Cobb screamed in pain, reaching for Trivette with his good arm. Closing his hand around the knife wound, he twisted savagely.

Trivette fought back his own scream. Black spots danced at the edge of his vision and he knew this was it. Dimly he heard Walker urge him not to give up; it could have been imagination.

Shifting his weight, Jimmy pulled Cobb off-balance and threw them both to the ground. They landed hard with Trivette on top. Pulling his good arm back, he punched Cobb across the jaw, watching in satisfaction as the other man went limp.

"Good work, partner," Walker managed, giving Trivette a weak grin.

Too winded to speak, Jimmy merely nodded. As he dug his handcuffs from his belt, he heard a noise overhead. Chopper?

"Walker, hear that?" Trivette gasped, looking skyward.

The other man shielded his eyes against the sun, searching for the helicopter. "Yeah. Gotta be C.D."

"Great timing," Jimmy muttered, snapping the cuffs on his prisoner's wrists. "Couldn't have gotten here ten minutes ago, could he?" With Cobb restrained, he crawled over to sit by his partner. Sitting close, he said, "Doesn't matter. We made it."

Walker nodded. "I knew you could do it, Trivette."

Jimmy did a double-take at the sincere praise; he'd expected sarcasm.

Shaking his head minutely, he wondered when he'd ever learn to read his partner.

"Cordell! Jimmy!" The familiar voice called from a short distance away. "You boys okay?"

"Over here, C.D.!" Jimmy called. "We're fine, but we could sure use a ride."

As C.D. reached them, he eyed the partners critically. "You both look like hell!" Digging out a walkie-talkie, he spoke into the unit. "Found 'em, Jim. They're gonna be okay but I could use some help gettin' em out of here."

"Roger that, C.D. See ya in a few."

Unable to resist, Walker pointed to Trivette. "Blame him, C.D. It's all his fault."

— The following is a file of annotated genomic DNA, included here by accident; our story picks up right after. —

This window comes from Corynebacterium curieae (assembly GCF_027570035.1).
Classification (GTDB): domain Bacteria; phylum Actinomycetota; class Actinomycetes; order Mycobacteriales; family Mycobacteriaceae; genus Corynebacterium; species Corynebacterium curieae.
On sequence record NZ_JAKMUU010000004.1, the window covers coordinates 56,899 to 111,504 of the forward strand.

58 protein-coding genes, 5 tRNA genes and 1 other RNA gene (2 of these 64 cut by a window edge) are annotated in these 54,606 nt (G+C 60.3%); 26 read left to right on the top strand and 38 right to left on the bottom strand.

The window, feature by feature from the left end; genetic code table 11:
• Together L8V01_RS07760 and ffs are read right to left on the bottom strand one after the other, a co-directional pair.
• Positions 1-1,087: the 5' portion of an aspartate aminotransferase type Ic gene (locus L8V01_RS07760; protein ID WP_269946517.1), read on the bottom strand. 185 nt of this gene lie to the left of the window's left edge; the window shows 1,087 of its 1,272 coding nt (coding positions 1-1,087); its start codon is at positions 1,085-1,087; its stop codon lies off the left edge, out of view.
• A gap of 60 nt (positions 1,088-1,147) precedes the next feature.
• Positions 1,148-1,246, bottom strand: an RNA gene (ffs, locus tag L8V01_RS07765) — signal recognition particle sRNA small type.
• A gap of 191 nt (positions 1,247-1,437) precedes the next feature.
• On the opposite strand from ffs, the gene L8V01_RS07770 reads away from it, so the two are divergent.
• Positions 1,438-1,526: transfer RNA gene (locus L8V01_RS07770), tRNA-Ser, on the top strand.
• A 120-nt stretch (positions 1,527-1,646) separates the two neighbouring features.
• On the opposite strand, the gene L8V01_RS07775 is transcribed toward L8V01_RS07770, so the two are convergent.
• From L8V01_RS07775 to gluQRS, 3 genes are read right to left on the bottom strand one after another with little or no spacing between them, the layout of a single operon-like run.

The ex-Ranger grinned as he knelt next to Jimmy. He wisely kept his comments to himself. Easing Trivette out of the remains of his shirt he fashioned a bandage for the knife wound.

"My fault? Walker, you--" Trivette sputtered to a halt, eyes narrowing in suspicion. "Wait a minute. Didn't we have this argument this morning?"

"Yep." Walker grinned. "Seems to me I won that one too."

"Why can't I ever win?" the younger man moaned.

Pointing to Cobb, now just coming around, C.D. said, "I think you just did, son." "Oh. Yeah, I guess I did."

At that moment Jim arrived. Taking a look at Walker and Trivette, he said, "You guys just can't stay out of trouble, can you?"

"Don't you start, too!" Trivette glared at the pilot. Pushing to his feet, he hauled            Cobb to his feet and shoved the prisoner in the direction of the chopper.

Jim stared after him, puzzled. "Was it something I said?"

"Never mind him," C.D. laughed, shaking his head. "He's had a bad day."

"I guess so! Let's get the hell out of here," the pilot said, helping C.D. get Walker to his feet.

"Amen!" the Rangers echoed.

As they made their way back to the chopper, Walker sent a silent prayer of thanks to whatever spirits watch over fools and Texas Rangers. Once again they'd  beaten the odds and come out on top.